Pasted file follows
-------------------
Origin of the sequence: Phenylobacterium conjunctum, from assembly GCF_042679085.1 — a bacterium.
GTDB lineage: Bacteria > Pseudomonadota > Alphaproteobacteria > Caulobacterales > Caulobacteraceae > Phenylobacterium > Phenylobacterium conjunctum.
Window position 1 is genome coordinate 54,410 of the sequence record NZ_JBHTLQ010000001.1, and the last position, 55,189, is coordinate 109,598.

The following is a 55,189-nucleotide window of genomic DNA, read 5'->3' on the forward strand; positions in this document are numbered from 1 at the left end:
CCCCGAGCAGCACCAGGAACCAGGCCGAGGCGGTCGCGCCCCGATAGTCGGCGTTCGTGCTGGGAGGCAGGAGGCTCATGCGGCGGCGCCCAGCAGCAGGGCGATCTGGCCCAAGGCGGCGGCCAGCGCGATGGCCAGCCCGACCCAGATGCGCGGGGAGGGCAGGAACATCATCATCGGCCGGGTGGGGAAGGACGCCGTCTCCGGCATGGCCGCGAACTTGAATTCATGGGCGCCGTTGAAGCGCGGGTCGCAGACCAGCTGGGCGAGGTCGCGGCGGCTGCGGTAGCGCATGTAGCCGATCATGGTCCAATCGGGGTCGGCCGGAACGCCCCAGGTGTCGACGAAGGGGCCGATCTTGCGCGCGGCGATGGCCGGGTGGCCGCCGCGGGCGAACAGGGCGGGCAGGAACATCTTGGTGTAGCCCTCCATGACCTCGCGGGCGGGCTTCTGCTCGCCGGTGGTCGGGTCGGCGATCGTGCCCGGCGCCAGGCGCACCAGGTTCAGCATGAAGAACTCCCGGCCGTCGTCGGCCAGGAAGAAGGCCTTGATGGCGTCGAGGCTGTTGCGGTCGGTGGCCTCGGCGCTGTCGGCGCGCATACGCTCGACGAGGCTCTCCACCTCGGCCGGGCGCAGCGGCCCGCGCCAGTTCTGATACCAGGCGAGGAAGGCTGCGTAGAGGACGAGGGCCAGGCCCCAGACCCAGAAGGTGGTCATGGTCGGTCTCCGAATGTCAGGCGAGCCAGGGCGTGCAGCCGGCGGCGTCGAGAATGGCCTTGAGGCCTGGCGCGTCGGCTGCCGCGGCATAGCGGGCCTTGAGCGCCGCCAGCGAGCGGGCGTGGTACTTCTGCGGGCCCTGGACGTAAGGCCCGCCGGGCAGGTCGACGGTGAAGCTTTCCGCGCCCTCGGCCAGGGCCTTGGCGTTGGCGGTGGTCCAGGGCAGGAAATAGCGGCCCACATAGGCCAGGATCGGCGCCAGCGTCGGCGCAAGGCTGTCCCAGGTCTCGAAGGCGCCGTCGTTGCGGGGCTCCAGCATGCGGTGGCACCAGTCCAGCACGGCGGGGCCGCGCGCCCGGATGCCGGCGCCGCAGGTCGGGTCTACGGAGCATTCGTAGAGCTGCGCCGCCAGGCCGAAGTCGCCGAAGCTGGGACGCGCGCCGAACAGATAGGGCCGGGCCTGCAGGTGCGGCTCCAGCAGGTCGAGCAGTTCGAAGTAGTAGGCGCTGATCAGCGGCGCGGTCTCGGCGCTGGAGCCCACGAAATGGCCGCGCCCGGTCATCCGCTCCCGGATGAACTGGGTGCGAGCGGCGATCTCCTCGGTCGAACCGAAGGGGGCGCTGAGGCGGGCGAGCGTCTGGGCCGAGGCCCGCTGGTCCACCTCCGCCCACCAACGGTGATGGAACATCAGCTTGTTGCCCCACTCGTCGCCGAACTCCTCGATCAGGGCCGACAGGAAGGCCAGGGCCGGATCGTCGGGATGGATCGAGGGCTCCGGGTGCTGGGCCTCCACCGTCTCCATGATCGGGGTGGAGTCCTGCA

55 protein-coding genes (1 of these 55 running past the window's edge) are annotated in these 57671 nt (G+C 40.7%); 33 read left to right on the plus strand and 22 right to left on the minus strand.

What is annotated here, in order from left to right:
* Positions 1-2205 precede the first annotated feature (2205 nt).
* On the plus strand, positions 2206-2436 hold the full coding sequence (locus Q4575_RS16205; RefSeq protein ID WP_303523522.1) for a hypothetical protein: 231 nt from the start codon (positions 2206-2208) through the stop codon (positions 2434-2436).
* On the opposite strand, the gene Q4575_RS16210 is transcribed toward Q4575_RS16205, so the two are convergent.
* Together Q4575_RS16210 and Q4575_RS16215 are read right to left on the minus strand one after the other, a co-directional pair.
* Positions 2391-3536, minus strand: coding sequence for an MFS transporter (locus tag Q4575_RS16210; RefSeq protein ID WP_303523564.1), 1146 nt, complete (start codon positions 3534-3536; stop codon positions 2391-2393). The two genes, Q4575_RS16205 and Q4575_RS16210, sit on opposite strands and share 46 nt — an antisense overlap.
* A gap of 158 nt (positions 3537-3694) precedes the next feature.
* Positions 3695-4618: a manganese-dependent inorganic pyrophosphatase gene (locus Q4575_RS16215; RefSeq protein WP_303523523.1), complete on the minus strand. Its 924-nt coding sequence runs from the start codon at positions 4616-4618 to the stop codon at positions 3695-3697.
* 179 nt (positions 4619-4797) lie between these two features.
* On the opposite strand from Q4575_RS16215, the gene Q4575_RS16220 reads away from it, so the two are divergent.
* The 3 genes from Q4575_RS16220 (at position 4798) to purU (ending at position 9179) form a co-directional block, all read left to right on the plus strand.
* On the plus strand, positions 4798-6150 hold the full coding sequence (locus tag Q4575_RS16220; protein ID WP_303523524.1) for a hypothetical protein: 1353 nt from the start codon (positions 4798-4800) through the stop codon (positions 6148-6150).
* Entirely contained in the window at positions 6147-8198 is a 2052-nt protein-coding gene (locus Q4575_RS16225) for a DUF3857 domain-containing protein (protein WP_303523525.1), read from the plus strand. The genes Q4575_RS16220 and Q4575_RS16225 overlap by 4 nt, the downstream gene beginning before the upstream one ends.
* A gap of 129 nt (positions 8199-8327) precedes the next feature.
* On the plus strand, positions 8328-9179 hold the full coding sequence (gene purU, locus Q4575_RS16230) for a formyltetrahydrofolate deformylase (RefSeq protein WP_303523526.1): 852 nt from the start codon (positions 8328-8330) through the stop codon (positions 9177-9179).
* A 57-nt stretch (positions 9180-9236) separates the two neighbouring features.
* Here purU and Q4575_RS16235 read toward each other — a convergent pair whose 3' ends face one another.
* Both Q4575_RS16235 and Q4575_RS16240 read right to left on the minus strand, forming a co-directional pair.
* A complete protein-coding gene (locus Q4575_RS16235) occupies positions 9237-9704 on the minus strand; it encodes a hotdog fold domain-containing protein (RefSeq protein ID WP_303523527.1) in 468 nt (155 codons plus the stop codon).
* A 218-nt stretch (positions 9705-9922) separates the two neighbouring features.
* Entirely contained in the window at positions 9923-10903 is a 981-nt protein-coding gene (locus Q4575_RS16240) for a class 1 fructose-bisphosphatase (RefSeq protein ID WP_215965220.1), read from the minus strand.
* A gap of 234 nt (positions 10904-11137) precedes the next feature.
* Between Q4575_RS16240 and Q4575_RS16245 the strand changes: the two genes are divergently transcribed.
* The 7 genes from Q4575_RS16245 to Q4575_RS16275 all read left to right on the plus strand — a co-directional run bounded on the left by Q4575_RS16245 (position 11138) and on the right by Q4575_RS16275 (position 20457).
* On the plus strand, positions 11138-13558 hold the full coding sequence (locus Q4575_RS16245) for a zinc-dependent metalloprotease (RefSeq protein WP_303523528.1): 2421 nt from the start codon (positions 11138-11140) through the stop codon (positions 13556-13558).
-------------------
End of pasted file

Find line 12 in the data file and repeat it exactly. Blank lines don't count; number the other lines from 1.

* Positions 2391-3536, minus strand: coding sequence for an MFS transporter (locus tag Q4575_RS16210; RefSeq protein ID WP_303523564.1), 1146 nt, complete (start codon positions 3534-3536; stop codon positions 2391-2393). The two genes, Q4575_RS16205 and Q4575_RS16210, sit on opposite strands and share 46 nt — an antisense overlap.